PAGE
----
Senate Democrats appear to be setting the stage for a major battle over President Barack Obama’s judicial nominations, a fight that threatens to reignite raw partisan emotions over filibuster rules and the “nuclear option.”
Facing what he said were unwarranted delays of Obama’s court picks, Majority Leader Harry Reid, D-Nev., alluded last week to the possibility that he would move to prevent Republicans from blocking judicial nominations. By Monday, both sides sought to highlight recent cooperation, and the fight has yet to bubble to the surface with a public standoff on the Senate floor. But that, too, may be coming.
New York Sen. Charles E. Schumer, the No. 3 Democrat in the chamber, hinted last month at an emerging strategy focused on daring Republicans to filibuster more judges this year. The conservative news website CNS News picked up on Schumer’s comments, which were delivered at a dinner shortly after Republicans successfully prevented Democrats from getting a filibuster-proof, 60-vote majority on Caitlin J. Halligan’s nomination to a seat on the powerful D.C. Circuit Court of Appeals.
“Our strategy will be to nominate four more people, for each of those vacancies, and if they filibuster all of them, it will give those of us who want to change the rules and not allow 60 votes to dominate the Senate — but require a talking filibuster — to prevail. So, we will fill up the D.C. Circuit, one way or the other,” Schumer reportedly said at the time.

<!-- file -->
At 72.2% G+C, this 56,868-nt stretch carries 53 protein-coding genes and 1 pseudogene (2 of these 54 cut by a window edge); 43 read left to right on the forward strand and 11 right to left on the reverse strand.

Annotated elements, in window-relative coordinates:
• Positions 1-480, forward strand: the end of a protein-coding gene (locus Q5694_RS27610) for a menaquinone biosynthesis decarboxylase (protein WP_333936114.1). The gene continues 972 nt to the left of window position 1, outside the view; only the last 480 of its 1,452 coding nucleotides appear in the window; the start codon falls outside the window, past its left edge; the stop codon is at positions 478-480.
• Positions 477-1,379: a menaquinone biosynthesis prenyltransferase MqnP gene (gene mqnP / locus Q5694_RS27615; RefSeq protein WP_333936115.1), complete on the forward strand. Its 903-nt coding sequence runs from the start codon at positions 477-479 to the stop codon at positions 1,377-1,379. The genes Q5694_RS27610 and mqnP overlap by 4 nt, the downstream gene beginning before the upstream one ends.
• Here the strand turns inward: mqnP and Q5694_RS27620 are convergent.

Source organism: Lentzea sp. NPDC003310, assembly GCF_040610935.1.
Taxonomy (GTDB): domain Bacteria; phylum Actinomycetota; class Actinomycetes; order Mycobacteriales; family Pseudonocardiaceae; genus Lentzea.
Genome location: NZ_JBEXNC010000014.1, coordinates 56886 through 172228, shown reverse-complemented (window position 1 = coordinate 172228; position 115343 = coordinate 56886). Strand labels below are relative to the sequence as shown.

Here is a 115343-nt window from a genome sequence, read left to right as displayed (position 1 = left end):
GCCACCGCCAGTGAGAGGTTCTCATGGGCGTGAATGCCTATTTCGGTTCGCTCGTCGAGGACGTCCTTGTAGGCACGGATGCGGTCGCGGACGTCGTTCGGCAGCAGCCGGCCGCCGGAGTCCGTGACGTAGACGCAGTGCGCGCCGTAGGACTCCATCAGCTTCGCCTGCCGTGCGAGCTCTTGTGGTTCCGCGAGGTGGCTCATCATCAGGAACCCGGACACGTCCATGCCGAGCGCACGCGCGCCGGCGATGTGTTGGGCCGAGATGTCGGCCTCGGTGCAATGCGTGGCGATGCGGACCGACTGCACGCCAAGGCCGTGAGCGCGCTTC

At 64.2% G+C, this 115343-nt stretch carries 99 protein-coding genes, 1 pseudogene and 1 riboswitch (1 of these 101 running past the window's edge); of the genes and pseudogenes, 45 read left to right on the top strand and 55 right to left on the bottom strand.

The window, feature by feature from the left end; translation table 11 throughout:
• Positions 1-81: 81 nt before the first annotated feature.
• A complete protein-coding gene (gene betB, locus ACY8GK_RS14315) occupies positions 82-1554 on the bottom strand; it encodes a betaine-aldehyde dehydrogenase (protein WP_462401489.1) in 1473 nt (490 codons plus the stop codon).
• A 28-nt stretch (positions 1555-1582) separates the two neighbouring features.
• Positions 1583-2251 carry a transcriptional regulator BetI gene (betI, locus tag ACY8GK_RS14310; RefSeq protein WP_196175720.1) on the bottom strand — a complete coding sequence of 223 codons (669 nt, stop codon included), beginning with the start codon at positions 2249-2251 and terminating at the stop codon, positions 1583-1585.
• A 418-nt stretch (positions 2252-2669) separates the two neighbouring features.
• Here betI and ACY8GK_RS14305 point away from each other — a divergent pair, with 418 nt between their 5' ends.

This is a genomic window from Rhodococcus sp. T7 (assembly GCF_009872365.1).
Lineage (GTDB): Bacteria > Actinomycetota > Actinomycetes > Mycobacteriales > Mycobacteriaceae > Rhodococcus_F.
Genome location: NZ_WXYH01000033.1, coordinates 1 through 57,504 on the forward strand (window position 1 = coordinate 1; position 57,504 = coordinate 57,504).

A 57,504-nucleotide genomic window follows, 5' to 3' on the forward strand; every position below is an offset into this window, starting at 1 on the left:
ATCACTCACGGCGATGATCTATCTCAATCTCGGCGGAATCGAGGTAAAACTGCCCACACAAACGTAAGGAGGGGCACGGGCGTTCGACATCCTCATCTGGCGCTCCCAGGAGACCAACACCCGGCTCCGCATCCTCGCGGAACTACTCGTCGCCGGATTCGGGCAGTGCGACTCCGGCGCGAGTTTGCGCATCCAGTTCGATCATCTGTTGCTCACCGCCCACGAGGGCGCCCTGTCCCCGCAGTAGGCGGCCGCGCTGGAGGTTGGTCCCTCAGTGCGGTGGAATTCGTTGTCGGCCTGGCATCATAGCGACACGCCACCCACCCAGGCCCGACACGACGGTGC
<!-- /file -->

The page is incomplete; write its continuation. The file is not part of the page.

The D.C. Circuit Court of Appeals handles a host of important cases about government operations, and Democrats have blasted delays in getting the court up to full strength during Obama’s administration. They contend that GOP senators are intentionally preventing seats from being filled to maintain a majority of conservative judges.
The effort to fill the appeals court “isn’t on the radar screen, but we need the progressive community to be behind it,” Schumer said in a clip posted on YouTube. “There are now four vacancies on that court, and it’s dominated by the hard right.”
Schumer noted that the D.C. Circuit Court of Appeals has overturned environmental regulations on coal plants and “rendered the [Securities and Exchange Commission] impotent by saying the SEC can’t pass rulings unless they do what’s called a cost-benefit analysis, which ties any rulings to go after our financial institutions in knots.”
He also blasted a decision by the court to declare unconstitutional Obama’s recess appointments to the National Labor Relations Board in a sweeping decision that also casts doubt on the appointment of Richard Cordray to be the first head of the Consumer Financial Protection Bureau.
Rep. Elijah Cummings, D-Md., right, hugs Harold Schaitberger, General President of the International Association of Fire Fighters, after the Congressman spoke at the IAFF's Legislative Conference General Session at the Hyatt Regency on Capitol Hill, March 9, 2015. The day featured addresses by members of Congress and Vice President Joe Biden.